This README describes the Question Answering Embedding demo application that uses a Squad-tuned BERT model to calculate embedding vectors for context and question to find right context for question. The primary difference from the bert_question_answering_demo is that this demo demonstrates how the inference can be accelerated via pre-computing the embeddings for the contexts.
On startup the demo application reads command line parameters and loads network(s) to the InferenceEngine. It also fetches data from the user-provided urls to populate the list of "contexts" with the text. Prior to the actual inference to answer user's questions, the embedding vectors are pre-calculated (via inference) for each context from the list. This is done using the first ("emdbeddings-only") BERT model.
After that, when user types a question, the "embeddings" network is used to calculate an embedding vector for the specified question. Using the L2 distance between the embedding vector of the question and the embedding vectors for the contexts the best (closest) contexts are selected as candidates to further seek for the final answer to the question. At this point, the contexts are displayed to the user.
Notice that question is usually much shorter than the contexts, so calculating the embedding for that is really fast. Also calculating the L2 distance between a context and question is almost free, compared to the actual inference. Together, during question answering, this substantially saves on the actual inference, which is needed ONLY for the question (while contexts are pre-calculated), compared to the conventional approach that has to concatenate each context with the question and do an inference on this large input (per context).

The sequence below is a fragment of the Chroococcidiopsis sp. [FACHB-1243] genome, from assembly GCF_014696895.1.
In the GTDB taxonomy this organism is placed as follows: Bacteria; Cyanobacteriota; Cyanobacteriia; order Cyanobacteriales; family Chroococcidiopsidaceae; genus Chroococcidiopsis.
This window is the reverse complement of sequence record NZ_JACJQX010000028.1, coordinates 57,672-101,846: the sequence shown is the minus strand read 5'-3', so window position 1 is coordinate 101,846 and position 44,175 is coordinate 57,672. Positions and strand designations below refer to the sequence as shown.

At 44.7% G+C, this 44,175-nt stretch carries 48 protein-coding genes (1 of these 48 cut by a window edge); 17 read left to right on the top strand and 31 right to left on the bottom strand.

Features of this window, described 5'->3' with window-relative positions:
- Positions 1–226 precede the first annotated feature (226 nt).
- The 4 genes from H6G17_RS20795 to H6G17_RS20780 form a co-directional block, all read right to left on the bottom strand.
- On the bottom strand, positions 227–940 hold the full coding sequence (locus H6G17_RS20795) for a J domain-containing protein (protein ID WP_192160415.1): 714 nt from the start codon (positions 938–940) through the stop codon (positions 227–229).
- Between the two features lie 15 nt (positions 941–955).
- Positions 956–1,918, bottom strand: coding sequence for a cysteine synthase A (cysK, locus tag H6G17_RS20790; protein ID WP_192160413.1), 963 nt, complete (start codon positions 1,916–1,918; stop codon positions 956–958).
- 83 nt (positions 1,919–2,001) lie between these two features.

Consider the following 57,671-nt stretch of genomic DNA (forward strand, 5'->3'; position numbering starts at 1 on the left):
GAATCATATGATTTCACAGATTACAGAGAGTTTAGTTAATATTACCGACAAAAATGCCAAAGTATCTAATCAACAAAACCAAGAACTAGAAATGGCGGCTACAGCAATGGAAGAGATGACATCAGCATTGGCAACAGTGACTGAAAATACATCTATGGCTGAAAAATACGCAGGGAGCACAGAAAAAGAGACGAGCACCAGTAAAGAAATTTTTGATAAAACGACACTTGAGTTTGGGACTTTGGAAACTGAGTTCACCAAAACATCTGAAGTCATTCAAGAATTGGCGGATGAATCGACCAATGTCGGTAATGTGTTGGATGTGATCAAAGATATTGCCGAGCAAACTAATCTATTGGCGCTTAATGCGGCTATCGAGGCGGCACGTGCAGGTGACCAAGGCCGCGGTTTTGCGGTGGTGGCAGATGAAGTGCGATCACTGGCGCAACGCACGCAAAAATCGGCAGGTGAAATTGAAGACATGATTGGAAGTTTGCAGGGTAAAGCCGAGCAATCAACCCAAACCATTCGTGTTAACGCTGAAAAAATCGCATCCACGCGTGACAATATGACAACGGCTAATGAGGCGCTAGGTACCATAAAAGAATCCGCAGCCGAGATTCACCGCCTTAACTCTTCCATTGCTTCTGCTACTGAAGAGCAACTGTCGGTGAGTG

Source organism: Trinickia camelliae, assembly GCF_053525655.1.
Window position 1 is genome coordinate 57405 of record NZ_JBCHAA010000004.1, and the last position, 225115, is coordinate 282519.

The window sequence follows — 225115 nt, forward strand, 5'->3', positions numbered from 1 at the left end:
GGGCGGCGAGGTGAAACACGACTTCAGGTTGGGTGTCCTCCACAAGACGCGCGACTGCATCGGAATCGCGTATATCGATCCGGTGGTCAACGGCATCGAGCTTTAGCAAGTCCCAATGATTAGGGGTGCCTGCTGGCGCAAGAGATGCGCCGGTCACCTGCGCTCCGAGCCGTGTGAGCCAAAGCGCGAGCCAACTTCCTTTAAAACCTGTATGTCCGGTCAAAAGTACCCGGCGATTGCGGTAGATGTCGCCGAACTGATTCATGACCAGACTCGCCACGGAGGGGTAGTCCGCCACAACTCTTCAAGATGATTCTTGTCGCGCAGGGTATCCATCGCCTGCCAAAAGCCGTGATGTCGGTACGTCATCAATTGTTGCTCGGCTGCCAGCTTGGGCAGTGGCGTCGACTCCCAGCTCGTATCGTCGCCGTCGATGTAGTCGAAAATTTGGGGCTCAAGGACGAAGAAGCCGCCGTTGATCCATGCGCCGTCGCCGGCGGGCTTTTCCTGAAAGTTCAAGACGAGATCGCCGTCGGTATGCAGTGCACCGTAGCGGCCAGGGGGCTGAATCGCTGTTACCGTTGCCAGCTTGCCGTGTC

If second (conventional SQuAD-tuned) Bert model is provided as well, it is used to further search for the exact answer in the best contexts found in the first step, and the result then also displayed to the user.
The list of models supported by the demo is in
<omz_dir>/demos/bert_question_answering_embedding_demo/python/models.lst file. This file can be used as a parameter for Model Downloader and Converter to download and, if necessary, convert models to OpenVINO Inference Engine format (*.xml + *.bin).
An example of using the Model Downloader:
An example of using the Model Converter:
Running the application with the
-h option yields the following usage message:
You can use the following command to try the demo:
The demo will use the Wikipedia articles about the Bert character and the speed of light to answer your questions like "what is the speed of light", "how to measure the speed of light", "who is Bert", "how old is Bert", etc.
The application reads text from the HTML pages at the given urls and then answers questions typed from the console. The models and its parameters (inputs and outputs) are also important demo arguments. Notice that since order of inputs for the model does matter, the demo script checks that the inputs specified from the command line match the actual network inputs. The embedding model is reshaped by the demo to infer embedding vectors for long contexts and short question. Make sure that the original model converted by Model Optimizer with reshape option. Please see general reshape intro and limitations
The application outputs contexts with answers to the same console.
Notice that when the original "context" (paragraph text from the url) alone or together with the question do not fit the model input (usually 384 tokens for the Bert-Large, or 128 for the Bert-Base), the demo splits the paragraph into overlapping segments. Thus, for the long paragraph texts, the network is called multiple times as for separate contexts.
Even though the demo reports inference performance (by measuring wall-clock time for individual inference calls), it is only baseline performance, as certain tricks like batching, throughput mode can be applied. Please use the full-blown Benchmark C++ Sample for any actual performance measurements.